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Acute pancreatitis, Symptoms, Etiology, Diagnosis, and Therapy



    Acute inflammation of the pancreas, which leads to destruction of the gland’s parenchyma, these leads in turn to release of pancreas digesting enzymes leading to self-digestion, necrosis, water lost, and maybe to superinfection.


    -        The typical Bild of acute pancreatitis, is the acute onset (within 10-20 minutes) of upper abdominal pain, at mid epigastrium or right upper abdomen, with band-like radiation to the back 
    -        The pain lasts for days, and relives by bending forward
    -        Nausea and vomiting by about 90% of the patients.
    -        Grey-turner’s sign: ecchymotic discoloration of the flanks due to retroperitoneal bleeding by necrosis.  Is rare 1%
    -        Cullen’s sign: periumbilical discoloration is rare 1%


    Physical examination:
    -        Abdomen may be distended with tender and guarding.
    -        Fever
    -        Tachycardia
    -        Be severe cases shock and coma
    -        Cullen’s sign or Grey-turner’s sign 1%.
    -        Findings suggesting the causes such as hepatomegaly by alcohol, xanthomas bei hyperlipidemia and parotid swelling be mumps
    Laboratory tests:
    -        Serum amylase: raises 6-12 hours of onset and lasts for 10 hours in blood. Usually still elevated 3-5 days.  Sensitivity and specificity are low.
    -        Urine amylase: amylase/creatinine-clearance ACCR = 3%. By macroamylasemia doesn’t raise.  
    -        Lipase: raises earlier and lasts longer, more specific and sensitive 85-100% than amylase.

    NOTE:  combination of the enzymes doesn’t improve diagnostic accuracy, daily measurement of the enzymes doesn’t asses the progress, and the level of the elevation of the enzymes doesn’t correlate with the severity of the disease !

    Abdominal ultrasound: Ideal to image the gallbladder and biliary tree, may reveal enlargement with hypoechoic pancreas
    Chest film: may reveal pleura effusion (lift sided or bilateral), ARDS
    Abdomen- CT: INDICATED WENN patients with pancreatitis don’t improve under conservative therapy (after 48-72 hours) to assess the complications such as necrosis, pseudocysts
    Abdomen-MRT: advantages over the CT is in the fewer nephrotoxicity, better distinguish between fluids due to Abscess, necrosis, hemorrhage or pseudocysts, and imaging the pile tree with MRCP.

    Causes of acute pancreatitis:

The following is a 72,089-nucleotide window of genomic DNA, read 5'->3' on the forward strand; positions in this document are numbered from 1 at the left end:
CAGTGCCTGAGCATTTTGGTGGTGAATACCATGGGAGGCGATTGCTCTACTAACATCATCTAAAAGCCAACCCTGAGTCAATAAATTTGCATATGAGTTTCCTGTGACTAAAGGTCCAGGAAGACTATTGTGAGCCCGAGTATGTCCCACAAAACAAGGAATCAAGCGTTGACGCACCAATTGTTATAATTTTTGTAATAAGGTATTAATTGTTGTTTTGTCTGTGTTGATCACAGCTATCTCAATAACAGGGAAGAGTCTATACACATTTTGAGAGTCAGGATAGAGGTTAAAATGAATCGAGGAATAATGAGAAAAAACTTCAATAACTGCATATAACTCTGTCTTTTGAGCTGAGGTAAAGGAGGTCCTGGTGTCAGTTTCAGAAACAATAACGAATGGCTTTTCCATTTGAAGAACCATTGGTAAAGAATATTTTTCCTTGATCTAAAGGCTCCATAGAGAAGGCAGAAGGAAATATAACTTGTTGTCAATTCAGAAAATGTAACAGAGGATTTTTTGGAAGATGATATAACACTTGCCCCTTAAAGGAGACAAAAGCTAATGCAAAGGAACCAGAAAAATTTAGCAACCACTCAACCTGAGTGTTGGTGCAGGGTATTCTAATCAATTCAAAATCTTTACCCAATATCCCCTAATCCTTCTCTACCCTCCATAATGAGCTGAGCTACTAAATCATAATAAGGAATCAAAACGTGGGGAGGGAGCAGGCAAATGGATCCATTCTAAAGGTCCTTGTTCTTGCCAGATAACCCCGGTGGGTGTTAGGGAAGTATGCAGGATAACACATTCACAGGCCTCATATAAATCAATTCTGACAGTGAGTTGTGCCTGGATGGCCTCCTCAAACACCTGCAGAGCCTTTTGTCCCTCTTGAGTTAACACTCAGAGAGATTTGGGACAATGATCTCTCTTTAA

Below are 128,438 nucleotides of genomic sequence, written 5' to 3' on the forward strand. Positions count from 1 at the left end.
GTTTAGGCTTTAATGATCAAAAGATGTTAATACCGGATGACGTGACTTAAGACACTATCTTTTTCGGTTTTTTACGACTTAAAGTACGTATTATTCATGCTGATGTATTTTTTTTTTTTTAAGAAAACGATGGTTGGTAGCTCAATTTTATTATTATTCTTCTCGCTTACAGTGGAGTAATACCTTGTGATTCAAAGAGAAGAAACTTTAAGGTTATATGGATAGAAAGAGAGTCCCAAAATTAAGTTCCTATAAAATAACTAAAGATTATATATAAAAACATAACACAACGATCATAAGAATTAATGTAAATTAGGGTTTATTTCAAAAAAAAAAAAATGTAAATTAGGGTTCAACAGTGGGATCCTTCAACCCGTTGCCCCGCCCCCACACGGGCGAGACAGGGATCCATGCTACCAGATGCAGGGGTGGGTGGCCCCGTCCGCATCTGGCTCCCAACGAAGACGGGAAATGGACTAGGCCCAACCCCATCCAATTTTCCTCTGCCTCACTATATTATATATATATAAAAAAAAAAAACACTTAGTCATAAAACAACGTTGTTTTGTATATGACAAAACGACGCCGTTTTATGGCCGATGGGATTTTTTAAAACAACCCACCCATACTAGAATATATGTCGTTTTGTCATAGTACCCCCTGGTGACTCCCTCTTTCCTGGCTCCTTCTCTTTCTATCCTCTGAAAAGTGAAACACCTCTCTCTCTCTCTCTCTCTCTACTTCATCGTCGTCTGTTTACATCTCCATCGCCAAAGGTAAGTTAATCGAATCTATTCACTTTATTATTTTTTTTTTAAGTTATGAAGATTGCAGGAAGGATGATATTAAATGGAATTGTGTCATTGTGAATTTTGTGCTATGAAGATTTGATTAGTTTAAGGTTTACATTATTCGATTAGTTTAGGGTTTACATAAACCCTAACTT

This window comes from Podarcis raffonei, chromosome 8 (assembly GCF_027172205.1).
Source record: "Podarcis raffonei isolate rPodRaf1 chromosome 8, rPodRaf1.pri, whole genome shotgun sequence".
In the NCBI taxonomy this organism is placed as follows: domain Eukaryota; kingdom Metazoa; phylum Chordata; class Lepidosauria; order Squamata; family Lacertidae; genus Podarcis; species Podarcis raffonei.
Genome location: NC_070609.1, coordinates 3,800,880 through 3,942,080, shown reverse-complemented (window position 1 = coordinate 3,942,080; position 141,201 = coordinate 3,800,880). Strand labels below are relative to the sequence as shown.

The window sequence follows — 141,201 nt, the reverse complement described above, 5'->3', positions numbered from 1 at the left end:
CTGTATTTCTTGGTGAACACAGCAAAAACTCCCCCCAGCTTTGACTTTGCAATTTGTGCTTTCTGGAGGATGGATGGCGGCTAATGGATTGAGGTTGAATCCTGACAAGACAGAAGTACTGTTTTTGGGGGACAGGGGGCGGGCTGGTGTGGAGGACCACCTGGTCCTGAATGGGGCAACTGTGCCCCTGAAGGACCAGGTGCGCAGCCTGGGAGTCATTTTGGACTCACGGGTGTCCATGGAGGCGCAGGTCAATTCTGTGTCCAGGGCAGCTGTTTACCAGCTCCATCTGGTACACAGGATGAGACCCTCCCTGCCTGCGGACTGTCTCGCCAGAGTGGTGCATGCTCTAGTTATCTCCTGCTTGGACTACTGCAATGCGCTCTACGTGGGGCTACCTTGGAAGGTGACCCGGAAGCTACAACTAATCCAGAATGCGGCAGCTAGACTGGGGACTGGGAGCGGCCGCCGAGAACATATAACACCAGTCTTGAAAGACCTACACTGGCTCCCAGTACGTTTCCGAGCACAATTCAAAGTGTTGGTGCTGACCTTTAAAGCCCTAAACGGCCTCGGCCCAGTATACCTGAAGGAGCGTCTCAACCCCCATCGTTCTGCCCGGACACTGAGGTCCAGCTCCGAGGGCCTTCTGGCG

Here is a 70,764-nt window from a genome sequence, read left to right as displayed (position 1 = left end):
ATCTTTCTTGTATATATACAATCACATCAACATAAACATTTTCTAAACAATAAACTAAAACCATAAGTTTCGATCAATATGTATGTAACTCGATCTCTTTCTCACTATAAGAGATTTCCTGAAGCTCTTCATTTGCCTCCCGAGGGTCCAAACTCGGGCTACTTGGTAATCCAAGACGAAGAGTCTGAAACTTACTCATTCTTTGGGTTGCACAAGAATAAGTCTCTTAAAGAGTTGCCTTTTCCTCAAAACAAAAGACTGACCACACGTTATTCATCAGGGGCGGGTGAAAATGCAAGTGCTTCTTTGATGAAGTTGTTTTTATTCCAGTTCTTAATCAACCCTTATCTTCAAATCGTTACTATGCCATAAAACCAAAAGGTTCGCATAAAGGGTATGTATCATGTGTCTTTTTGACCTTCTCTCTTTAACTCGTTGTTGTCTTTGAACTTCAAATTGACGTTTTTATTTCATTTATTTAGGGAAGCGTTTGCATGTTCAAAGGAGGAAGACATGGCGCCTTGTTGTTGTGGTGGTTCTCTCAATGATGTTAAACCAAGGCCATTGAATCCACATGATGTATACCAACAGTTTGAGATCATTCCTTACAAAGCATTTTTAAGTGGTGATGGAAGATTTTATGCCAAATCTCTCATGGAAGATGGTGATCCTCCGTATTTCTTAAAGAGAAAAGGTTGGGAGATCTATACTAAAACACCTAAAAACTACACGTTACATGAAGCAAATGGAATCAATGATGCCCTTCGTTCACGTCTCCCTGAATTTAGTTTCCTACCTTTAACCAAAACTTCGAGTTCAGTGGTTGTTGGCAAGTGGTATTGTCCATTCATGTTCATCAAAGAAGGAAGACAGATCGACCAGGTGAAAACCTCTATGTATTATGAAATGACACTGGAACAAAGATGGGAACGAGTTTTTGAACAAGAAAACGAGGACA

1-     Gallstones: 35-40% of the cases.
    2-     Biliary sludge should be suspected in the absence of other causes
    3-     Alcohol 30% of cases
    Hypertriglyceridemia, > 1000 mg/dl, 1-3.5 %: Poorly controlled diabetes, alcoholism, obesity, pregnancy, prior pancreatitis, and a personal or family history of hyperlipidemia should suggest the diagnosis of HTGP
    4-     Medicaments 03-1.4%.
    5-     Post-ERCP pancreatitis, 3-5% of pat. undergoing ERCP.  25% of pat. undergoning Ampulla manometry
    6-     Genetic mutations: Inherited forms of pancreatitis may present as recurrent acute pancreatitis: PRSS1, CFTR, CTRC ect…
    7-     Infections and toxins: the routine search for an infectious etiology in idiopathic pancreatitis is not recommended
    -        Viruses: Mumps, coxsackievirus, hepatitis B, cytomegalovirus, varicella-zoster, herpes simplex, HIV
    -        Bacteria – Mycoplasma, Legionella, Leptospira, Salmonella
    -        Fungi – Aspergillus
    -        Parasites – Toxoplasma, Cryptosporidium, Ascaris
    8-     Trauma
    9-     Autoimmune pancreatitis: can cause acute pancreatitis, but it usually mimic a pancreatic tumor: weight los , jaundice, and pancreatic enlargement: consider IgG4/ANA
    10-  Tumors of the ampulla/ periampullary tumors.  Intraductal tumors (IPMN)
    11-  Rare causes: Pancreas Divisum, sphincter oddi dysfunction.
    12-  30% idiopathic: the chance of recurrence is little, thus intensive search for the cause in the first attack of idiopathic pancreatitis is not necessary.


    First stepasses disease severity, acute pancreatitis has two wide groups: